Archive for Thursday, February 16, 2006

Spring fling

Bulbs rear heads, even during cold snaps

February 16, 2006


It's rare to spot bright, happy colors in the dull, gray landscape of winter. But around this time of year, pleasant surprises start popping up around Lawrence in the form of brilliant yellow, purple and pink flowers.

It's an annual rite of passage, spotting a little crocus peeking its head up to remind us that the lazy days of winter soon will be overtaken by busy outdoor work and the promise of a season of rebirth.

Spring-flowering bulbs are one of my favorite floras, and I don't think any gardener has a reasonable excuse not to plant them every autumn. For one, they're very inexpensive. They're also easy to plant, and they usher in spring like a chorus of sopranos following the lead of their conductor: the sun. Nothing says the worst of winter has passed like a group of daffodils in full, glorious bloom.

There are a bevy of spring-flowering bulbs from which to choose. The flower shapes are endless, and the colors are as varied as a rainbow. Some smell fragrant, and some don't. Others grow tall, while some hang out low to the ground.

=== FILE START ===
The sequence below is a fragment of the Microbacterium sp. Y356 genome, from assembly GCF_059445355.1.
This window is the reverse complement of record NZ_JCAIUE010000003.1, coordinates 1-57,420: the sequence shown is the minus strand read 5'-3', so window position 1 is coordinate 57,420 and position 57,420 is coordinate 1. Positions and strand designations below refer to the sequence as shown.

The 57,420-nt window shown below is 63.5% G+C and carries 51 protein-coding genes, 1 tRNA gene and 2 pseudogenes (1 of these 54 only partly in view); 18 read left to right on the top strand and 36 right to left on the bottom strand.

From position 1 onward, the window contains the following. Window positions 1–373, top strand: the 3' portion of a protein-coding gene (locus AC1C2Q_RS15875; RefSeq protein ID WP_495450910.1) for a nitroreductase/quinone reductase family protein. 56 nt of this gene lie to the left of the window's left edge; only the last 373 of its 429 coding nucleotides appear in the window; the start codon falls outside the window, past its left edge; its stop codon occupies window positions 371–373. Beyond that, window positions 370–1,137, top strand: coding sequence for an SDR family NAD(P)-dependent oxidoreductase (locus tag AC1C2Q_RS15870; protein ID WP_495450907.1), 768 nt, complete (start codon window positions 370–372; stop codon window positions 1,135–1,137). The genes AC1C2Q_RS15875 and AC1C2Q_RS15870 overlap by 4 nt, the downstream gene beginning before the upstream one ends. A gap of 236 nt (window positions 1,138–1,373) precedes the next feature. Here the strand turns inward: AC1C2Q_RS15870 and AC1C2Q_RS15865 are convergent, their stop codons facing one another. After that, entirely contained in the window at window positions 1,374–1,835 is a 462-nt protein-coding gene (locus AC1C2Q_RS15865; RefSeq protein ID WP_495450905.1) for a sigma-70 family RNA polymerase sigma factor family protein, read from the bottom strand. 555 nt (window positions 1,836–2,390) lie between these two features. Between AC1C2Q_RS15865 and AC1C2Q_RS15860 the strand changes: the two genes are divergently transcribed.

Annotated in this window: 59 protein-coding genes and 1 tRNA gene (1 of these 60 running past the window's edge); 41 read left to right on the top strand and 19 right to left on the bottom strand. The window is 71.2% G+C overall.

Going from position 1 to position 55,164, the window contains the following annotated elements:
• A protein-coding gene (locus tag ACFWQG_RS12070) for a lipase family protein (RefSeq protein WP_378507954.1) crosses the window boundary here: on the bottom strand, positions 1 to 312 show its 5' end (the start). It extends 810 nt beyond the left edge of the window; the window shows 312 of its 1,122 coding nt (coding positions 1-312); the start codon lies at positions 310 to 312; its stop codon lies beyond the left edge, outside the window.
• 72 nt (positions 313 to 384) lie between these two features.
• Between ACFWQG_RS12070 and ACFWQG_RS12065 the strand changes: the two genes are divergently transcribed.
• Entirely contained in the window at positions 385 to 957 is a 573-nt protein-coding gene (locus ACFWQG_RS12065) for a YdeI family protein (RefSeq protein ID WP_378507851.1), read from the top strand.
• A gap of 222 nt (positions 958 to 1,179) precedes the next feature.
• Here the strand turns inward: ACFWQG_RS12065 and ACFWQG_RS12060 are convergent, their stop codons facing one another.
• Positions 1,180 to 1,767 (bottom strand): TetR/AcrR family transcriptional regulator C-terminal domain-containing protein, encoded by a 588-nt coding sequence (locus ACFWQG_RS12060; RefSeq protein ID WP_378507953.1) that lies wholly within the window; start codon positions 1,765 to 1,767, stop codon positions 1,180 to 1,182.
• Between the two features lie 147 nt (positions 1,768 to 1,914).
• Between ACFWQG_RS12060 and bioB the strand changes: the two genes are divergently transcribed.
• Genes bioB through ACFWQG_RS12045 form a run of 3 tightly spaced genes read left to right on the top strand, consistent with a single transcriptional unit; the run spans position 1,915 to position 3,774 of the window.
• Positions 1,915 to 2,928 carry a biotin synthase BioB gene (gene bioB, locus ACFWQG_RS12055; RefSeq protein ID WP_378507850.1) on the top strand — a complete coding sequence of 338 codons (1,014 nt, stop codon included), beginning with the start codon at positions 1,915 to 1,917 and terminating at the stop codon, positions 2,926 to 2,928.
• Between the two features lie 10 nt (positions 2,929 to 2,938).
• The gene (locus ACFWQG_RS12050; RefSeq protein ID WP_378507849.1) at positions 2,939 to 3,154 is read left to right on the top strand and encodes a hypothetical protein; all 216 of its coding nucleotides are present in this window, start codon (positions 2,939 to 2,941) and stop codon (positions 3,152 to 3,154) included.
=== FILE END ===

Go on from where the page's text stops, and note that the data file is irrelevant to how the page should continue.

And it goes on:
But they all introduce a promising new season.


"It is just amazing that something so beautiful can burst forth, many times through the snow and freezing conditions," says John McCaffrey, owner of Bittersweet Garden & Floral Design, 514 E. Ninth St. "Crocuses are like the foreshadowing of what's to unfold before our world."

Despite its role as a beacon of winter's end, the crocus often can be overlooked.

This small delicate flower, which generally stands no more than a few inches from the earth with goblet-shaped blooms in shades of purple, pink and white, is a must in any garden. They don't take up much space, and they bloom when we're hungriest for flowers. The crocus multiplies quickly, and the foliage disappears into the earth when the flower is spent.

"One of the prettiest displays of spring bulbs that I have ever seen is a crocus 'lawn' in Greenwich, Connecticut, where I am currently designing a residential garden," says Reed Dillon, president of the Lawrence landscaping firm Reed Dillon & Associates. "There are probably 12,000 crocuses - purple, white and yellow - planted in the lawn surrounding an old church. These cover an area approximately 20 feet by 100 feet on a south-facing slope.

"When the sun comes out and illuminates these flowers, it is really spectacular. I am going to try this, albeit on a smaller scale, this fall."


Crystal Miles, horticultural manager for the city of Lawrence, is a big admirer of the early blooming Marieke daffodil, which means "little star."

"I believe my favorite first colors of spring are yellow daffodils with the dark green foliage," she says.

Daffodils, narcissi, jonquils and paper-whites are variants of the same species and are all members of the genus narcissus. The daffodil comes in an array of shapes, from trumpet, large-cupped, double-cupped and small-cupped. They can stand as tall as 18 inches, or you can plant petite miniature types that fit perfectly in the hand of an infant.